Saturday, March 15, 2014

Bitter-Sweet


Today was my last at Spiffy Lube.

About a month ago, I applied for a new job with a non-profit in the mental health industry, and after a few interviews, background checks and tests, I was hired. 

I worked at Spiffy for 11 months. So many times in the last year, I promised myself I'd find a new job -- after finishing the maddening battery of computer-based training, I promised myself I'd have a new job by the time I needed to be recertified; after preparing for, stressing over and executing annual corporate reviews, I promised myself that by the next time they came up, I'd be employed elsewhere; when Christmas time came and went, with a mere one day off, no bonus, and a Christmas party that I wasn't allowed to bring my wife to, I said I'd have a new job long before next Christmas rolled around; with every rude customer, burned wrist, poor sales day, cut shift, or open-to-close workday, I swore I'd get a new job soon.

There were so many things I disliked about that job.

And now I'm finished.

I never had to re-do the computer-based training.
I never had to do another corporate review.
I got a new job before the Christmas party rolled around again.
I never have to deal with another rude customer, burn my wrist, or work an 11.5 hour shift there again.

I've left for a new job that pays more, works fewer hours, offers better benefits, has weekends off, and doesn't require me to wallow in carcinogens on a daily basis.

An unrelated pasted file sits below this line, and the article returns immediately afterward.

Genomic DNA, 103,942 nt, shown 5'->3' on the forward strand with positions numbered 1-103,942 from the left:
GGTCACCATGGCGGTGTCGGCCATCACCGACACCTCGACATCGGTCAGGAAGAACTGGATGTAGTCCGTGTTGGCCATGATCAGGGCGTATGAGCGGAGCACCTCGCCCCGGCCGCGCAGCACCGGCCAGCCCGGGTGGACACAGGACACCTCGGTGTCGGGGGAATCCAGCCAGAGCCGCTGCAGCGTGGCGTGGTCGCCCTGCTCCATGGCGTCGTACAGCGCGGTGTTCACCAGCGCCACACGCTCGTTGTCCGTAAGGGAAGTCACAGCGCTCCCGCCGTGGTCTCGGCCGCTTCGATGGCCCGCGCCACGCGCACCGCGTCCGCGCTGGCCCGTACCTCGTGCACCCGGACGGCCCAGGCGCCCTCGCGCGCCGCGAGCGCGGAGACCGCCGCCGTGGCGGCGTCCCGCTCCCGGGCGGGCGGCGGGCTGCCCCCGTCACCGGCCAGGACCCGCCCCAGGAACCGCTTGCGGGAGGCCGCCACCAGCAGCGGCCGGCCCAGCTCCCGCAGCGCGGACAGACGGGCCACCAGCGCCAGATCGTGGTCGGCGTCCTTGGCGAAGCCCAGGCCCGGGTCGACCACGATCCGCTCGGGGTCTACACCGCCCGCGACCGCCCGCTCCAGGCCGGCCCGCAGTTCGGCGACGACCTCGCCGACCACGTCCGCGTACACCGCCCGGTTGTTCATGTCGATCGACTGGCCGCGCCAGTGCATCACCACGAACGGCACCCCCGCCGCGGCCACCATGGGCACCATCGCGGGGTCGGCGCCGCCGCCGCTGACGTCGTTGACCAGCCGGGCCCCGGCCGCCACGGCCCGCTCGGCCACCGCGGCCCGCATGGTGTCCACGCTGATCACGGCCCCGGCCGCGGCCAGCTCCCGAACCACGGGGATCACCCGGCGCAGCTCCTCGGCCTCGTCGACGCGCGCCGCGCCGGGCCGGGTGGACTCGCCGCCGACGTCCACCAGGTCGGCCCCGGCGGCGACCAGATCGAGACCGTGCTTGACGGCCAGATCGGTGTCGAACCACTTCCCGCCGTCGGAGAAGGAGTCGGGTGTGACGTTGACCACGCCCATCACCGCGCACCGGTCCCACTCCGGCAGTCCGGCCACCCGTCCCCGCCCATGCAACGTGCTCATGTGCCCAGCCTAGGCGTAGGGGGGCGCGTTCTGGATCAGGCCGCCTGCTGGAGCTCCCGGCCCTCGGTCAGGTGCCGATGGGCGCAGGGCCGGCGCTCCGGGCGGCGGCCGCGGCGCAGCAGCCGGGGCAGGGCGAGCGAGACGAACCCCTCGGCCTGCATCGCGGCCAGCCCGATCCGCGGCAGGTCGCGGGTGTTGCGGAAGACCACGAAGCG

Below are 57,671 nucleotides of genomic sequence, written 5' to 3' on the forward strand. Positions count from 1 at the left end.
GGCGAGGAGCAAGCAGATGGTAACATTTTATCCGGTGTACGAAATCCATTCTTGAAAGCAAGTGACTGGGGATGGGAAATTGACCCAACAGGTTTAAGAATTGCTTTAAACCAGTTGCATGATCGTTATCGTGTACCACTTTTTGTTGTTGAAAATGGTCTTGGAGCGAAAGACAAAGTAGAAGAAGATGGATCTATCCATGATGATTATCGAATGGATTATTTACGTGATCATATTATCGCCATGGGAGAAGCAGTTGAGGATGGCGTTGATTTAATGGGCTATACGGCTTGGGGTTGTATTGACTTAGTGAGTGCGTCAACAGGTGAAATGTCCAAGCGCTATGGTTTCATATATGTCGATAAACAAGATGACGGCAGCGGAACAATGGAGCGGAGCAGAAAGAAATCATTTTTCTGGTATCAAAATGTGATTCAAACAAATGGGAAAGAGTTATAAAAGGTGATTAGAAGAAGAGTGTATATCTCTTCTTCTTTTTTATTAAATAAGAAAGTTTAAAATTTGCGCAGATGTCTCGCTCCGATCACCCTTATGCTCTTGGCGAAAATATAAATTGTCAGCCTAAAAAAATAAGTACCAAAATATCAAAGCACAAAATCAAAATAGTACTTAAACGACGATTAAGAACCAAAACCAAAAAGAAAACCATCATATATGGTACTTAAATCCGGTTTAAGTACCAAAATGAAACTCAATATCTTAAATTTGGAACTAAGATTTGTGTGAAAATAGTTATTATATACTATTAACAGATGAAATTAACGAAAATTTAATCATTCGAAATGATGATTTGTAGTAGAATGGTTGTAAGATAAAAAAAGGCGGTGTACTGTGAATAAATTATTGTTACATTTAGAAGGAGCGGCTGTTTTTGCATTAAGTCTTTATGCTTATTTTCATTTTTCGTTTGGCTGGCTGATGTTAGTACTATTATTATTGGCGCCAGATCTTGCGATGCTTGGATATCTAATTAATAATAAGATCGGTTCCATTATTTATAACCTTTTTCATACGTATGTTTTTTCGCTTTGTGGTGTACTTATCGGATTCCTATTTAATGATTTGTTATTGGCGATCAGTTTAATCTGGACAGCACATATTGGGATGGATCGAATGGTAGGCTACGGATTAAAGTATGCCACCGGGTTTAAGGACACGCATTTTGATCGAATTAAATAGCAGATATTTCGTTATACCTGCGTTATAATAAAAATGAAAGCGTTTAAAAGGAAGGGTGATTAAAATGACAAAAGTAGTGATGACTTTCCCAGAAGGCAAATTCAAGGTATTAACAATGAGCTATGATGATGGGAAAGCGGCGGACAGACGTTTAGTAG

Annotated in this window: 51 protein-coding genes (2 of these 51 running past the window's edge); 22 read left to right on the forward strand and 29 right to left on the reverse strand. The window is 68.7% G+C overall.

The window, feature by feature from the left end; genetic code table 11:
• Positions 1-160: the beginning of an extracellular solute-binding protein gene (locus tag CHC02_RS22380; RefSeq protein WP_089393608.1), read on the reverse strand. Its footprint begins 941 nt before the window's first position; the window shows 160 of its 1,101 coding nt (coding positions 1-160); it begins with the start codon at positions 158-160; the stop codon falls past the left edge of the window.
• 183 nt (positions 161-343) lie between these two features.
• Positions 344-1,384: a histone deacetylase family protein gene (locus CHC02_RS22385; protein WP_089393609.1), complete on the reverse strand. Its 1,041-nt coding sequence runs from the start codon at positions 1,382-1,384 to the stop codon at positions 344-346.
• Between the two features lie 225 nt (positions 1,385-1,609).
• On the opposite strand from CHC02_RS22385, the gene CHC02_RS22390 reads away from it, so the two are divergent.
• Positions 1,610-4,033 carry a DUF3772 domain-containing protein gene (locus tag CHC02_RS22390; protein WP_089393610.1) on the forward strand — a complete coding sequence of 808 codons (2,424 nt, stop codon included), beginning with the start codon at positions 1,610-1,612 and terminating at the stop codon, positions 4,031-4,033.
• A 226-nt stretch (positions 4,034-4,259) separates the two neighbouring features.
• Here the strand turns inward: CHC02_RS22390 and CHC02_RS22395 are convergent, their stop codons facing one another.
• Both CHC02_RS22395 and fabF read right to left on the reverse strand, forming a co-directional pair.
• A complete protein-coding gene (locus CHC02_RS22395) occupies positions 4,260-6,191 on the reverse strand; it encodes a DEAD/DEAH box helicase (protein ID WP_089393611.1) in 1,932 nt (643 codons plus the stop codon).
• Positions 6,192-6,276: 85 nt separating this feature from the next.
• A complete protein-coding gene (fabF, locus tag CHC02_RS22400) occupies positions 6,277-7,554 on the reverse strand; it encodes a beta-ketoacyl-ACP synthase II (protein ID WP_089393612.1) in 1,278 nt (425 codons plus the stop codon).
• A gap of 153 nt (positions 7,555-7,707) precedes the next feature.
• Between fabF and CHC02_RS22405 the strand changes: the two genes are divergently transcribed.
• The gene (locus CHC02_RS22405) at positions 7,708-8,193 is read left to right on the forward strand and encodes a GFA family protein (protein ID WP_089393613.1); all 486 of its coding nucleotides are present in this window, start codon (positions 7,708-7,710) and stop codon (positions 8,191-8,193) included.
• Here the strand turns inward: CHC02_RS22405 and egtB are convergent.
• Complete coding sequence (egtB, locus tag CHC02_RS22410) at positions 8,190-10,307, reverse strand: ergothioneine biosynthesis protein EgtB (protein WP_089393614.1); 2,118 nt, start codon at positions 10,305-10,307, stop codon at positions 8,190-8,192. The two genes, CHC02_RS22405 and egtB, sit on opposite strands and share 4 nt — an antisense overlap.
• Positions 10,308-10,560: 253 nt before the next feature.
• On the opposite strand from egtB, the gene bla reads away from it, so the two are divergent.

You'd think I'd be thrilled.

And I am. It's sweet.

But it's a bitter-sweet.

The new job brings with it its own share of challenges. However, the transition is made bitter by more than that.

I'm going to miss Spiffy Lube.

No. More.

I'm going to miss the guys I worked with.

I didn't just have co-workers, I had friends - men who had my back, who supported and respected me. Men who I laughed with, hurt with, got angry with, and made fun of far too many people with.

It's unfathomable, but Spiffy and the frustrations found there, forged a bond between the five of us that went beyond that of just colleagues. We became friends.

Truth be told, these guys couldn't have been more different than me -- aspiring rappers, former gang members, sarcastic atheists -- but in many ways, I grew closer to these guys in the last year than I have to even some of my friends from church, and it's surprising and beautiful. For the first time in a long time, I have friends who are different than me, who think differently, act differently, speak differently, look differently.

And somehow, in the process, in the crucible, I changed. I became a better man - more hard-working, more self-sacrificial, more knowledgeable, wiser, funnier, more discerning. God used Spiffy Lube to change me for the better.

Somehow, this hard year was grace. In the midst of it, I experienced provision - financially and relationally. I learned more and better how to trust in the Lord's strength. I learned how better to love my enemies, and to pray for those who are different than I am. I learned how to lend counsel to someone who's spiritual starting point was different than mine, and how to show them glimpses of God's goodness in the process.

One of my co-workers sent me a text the other day. It said, "...we miss you already. Not just for your [customer service skills], but for your character...and 30% for your 'stache."

That meant a lot. It humbled and blessed me.

So, yeah. I've got a new job. It offers better pay, better benefits, a better schedule, better work experience, in a better environment...

But it's going to have it's tough aspects as well.

However, my time at Spiffy Lube is now an Ebenezer - an altar of rememberance - that even in the midst of difficulty, in spite of difficulty, and sometimes by virtue of the difficulty itself God is faithful. God is good. God provides.

And sometimes provision can be bitter-sweet.



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